FOXBOROUGH — In the Land of the Patriots, anything perceived as a boast is strictly verboten.
But perhaps, when you are a giant among giants in this land, with hands and a fun-loving personality that are larger than life, when you’ve slain records like mythical dragons, perhaps it isn’t really a boast.
Perhaps it is simply the truth.
“I feel like every game I can be covered. Every single game I can be covered,” Rob Gronkowski says. “I believe the way to get open is it’s up to me. If I’m running sloppy routes, it doesn’t matter who I’m going versus, I’m not going to get open.
“[But] if I feel like I’m on, running crisp routes where I’m breaking at the right point, going to the right point, getting started at the right point, I feel like I can get open versus anyone at any time.”
Gronkowski entered the NFL consciousness during the 2010 draft, when, after he hung up with the Patriots, who informed him they were about to make the Arizona tight end the 42d overall pick, he huddled with his family and they bobbed in unison. His brothers, his father, even his mother all bouncing and barking in happiness.
He was big, no doubt, and talented, but he was coming out a year early and a back injury that required surgery and sidelined him for his entire junior season made him a bit of a risk.
Building a legend
As a rookie he certainly contributed, on the field and off. He had 42 catches and 10 touchdowns, and he also brought an endearing goofiness. When he mentioned to a reporter that cereal was one of his favorite foods, a couple of shipping boxes of Fruity Pebbles showed up in front of his locker a few days after the story went online, courtesy of the brand’s marketing department.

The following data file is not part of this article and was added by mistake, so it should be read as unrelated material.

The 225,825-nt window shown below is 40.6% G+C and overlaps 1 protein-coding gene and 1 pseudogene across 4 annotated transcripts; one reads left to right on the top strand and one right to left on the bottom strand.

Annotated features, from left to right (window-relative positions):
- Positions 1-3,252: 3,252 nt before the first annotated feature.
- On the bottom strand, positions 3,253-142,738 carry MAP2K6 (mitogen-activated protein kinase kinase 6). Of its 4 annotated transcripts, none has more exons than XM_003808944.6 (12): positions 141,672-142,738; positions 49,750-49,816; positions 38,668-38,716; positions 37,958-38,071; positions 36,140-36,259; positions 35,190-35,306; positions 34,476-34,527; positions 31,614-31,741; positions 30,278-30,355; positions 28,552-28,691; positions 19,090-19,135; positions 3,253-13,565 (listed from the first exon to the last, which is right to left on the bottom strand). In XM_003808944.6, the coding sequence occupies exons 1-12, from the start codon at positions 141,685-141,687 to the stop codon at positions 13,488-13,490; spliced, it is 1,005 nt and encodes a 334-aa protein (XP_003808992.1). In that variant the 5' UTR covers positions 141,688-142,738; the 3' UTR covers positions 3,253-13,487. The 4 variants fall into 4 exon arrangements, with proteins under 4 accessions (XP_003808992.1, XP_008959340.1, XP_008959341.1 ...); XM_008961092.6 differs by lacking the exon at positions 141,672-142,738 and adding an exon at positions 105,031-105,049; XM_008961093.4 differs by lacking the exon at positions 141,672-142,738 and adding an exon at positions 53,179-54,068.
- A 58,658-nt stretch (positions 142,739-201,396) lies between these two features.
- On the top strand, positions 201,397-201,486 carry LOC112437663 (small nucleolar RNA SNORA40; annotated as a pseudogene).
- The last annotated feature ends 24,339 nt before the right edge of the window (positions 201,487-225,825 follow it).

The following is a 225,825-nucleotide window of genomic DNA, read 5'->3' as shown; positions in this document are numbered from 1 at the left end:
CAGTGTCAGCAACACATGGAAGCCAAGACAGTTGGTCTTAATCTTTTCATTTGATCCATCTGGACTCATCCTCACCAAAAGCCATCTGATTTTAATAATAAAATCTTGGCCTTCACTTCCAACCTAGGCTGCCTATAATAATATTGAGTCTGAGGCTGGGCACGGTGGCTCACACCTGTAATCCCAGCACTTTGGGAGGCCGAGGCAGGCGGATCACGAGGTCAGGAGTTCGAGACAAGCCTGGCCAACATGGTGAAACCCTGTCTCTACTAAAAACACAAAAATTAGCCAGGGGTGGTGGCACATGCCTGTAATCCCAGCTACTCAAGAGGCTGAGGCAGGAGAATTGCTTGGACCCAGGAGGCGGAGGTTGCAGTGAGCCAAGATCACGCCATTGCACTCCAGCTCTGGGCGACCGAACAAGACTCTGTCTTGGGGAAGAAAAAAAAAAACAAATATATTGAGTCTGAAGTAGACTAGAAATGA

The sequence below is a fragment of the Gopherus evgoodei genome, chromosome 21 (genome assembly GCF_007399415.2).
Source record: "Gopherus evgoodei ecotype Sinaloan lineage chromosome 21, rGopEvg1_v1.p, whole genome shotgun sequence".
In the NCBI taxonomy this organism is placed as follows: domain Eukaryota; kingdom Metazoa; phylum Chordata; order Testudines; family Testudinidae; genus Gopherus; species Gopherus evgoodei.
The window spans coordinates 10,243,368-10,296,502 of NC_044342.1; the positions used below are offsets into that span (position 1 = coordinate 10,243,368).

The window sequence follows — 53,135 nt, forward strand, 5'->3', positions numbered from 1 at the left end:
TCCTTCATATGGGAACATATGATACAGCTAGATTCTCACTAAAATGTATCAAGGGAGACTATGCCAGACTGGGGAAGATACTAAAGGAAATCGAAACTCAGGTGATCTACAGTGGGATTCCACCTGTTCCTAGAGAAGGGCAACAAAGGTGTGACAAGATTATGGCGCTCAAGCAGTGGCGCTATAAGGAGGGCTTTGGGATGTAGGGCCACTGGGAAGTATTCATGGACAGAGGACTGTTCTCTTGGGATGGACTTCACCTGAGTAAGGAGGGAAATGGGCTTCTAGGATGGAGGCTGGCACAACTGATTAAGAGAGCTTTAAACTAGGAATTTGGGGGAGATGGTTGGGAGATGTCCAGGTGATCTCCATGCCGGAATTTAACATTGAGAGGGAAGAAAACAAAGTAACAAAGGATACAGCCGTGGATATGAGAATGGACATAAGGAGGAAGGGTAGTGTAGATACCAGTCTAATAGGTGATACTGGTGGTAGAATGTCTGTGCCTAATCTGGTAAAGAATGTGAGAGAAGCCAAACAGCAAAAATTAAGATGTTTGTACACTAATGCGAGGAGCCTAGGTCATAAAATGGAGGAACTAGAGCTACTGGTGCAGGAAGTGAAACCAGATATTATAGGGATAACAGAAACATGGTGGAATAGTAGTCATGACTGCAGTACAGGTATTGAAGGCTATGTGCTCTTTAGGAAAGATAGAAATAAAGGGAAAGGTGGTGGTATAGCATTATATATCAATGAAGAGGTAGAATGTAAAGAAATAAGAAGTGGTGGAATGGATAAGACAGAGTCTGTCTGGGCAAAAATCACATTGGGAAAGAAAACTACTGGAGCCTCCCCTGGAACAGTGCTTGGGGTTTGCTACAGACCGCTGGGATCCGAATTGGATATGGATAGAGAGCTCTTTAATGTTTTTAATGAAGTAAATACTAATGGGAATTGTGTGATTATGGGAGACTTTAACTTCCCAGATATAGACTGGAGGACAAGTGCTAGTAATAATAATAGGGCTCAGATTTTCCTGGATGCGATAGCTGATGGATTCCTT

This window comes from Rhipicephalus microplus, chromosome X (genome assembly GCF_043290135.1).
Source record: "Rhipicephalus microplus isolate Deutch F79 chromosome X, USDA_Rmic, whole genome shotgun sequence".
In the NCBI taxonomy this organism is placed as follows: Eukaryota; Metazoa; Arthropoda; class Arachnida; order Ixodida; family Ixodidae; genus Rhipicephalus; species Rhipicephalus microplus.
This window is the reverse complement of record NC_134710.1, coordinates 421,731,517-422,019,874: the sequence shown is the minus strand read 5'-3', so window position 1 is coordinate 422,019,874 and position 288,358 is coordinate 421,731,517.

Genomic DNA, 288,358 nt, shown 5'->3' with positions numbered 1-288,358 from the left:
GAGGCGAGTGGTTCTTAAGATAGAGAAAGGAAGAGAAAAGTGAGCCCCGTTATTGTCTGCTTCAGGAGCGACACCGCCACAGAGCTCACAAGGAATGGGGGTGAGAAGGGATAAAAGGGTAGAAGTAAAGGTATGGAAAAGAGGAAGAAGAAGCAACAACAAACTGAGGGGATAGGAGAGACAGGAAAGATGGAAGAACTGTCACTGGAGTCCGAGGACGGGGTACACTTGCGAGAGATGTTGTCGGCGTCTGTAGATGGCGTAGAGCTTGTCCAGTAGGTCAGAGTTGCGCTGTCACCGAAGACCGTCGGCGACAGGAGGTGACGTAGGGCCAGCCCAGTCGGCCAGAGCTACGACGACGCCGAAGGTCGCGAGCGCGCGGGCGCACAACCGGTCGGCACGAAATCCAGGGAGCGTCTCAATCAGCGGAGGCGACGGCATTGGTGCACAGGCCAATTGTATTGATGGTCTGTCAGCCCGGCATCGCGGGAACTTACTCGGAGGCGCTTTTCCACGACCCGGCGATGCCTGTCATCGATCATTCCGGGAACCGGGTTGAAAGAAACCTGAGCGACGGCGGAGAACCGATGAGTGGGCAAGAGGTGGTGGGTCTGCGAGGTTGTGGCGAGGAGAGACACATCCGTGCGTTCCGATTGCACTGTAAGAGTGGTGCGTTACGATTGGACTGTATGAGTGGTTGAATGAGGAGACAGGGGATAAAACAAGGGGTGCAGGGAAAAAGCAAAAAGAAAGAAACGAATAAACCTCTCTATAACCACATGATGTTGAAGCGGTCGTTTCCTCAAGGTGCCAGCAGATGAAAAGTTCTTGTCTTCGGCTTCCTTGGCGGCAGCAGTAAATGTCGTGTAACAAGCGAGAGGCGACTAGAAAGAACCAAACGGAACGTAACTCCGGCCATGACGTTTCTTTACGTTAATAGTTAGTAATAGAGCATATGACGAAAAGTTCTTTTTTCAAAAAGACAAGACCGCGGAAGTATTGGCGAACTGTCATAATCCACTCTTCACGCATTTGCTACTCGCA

Gronkowski delighted in the gift, the gesture bringing a wide smile to his chiseled features.
But then last year — it is hard to pinpoint exactly when — Gronkowski took on an almost mythic status, his name shortened to one syllable.
The Legend of Gronk grew with each passing week, with each thunderous spike of the ball after a touchdown.
In the Land of the Patriots, where individual glory is pushed aside for the greater good, few had gained such stature. Tom Brady, almost against his wishes, had become known for his accomplishments, his greatness under pressure, for leading his team to championships.
But Gronk — The Gronk to some — by sheer force and an infectious joie de vivre, became just as famous.
In November, he was flipped upside down while scoring a touchdown against the Chiefs and landed on his neck. He wobbled for a second but held onto the ball and then launched it off the turf to the delight of the Gillette Stadium crowd.
In December, he dived, dodged, and dragged Redskins defenders on a long reception. In January, he suffered a badly sprained ankle but insisted on staying in the AFC Championship game.
He broke records that were set before he was even born.
In the offseason, the Legend grew larger still, hardly slowed by the surgery Gronkowski needed to repair the torn ligaments in his ankle.
But now comes the hard part, even for a giant among giants: He has to remain successful, he has to lace up his size-16 cleats and take the next step in his development.
Fittingly, that begins against the Titans on Sunday.
Not just getting to great but staying great, “It starts off with how you got here,” Gronkowski says. “I believe just starting out in the weight room, getting stronger, getting faster, working on your muscles so they can respond out on the field and then going out to the practice field, working hard, getting your routes down, getting your chemistry down with your quarterback, making sure you’re not going out and going halfway through — going full speed out there.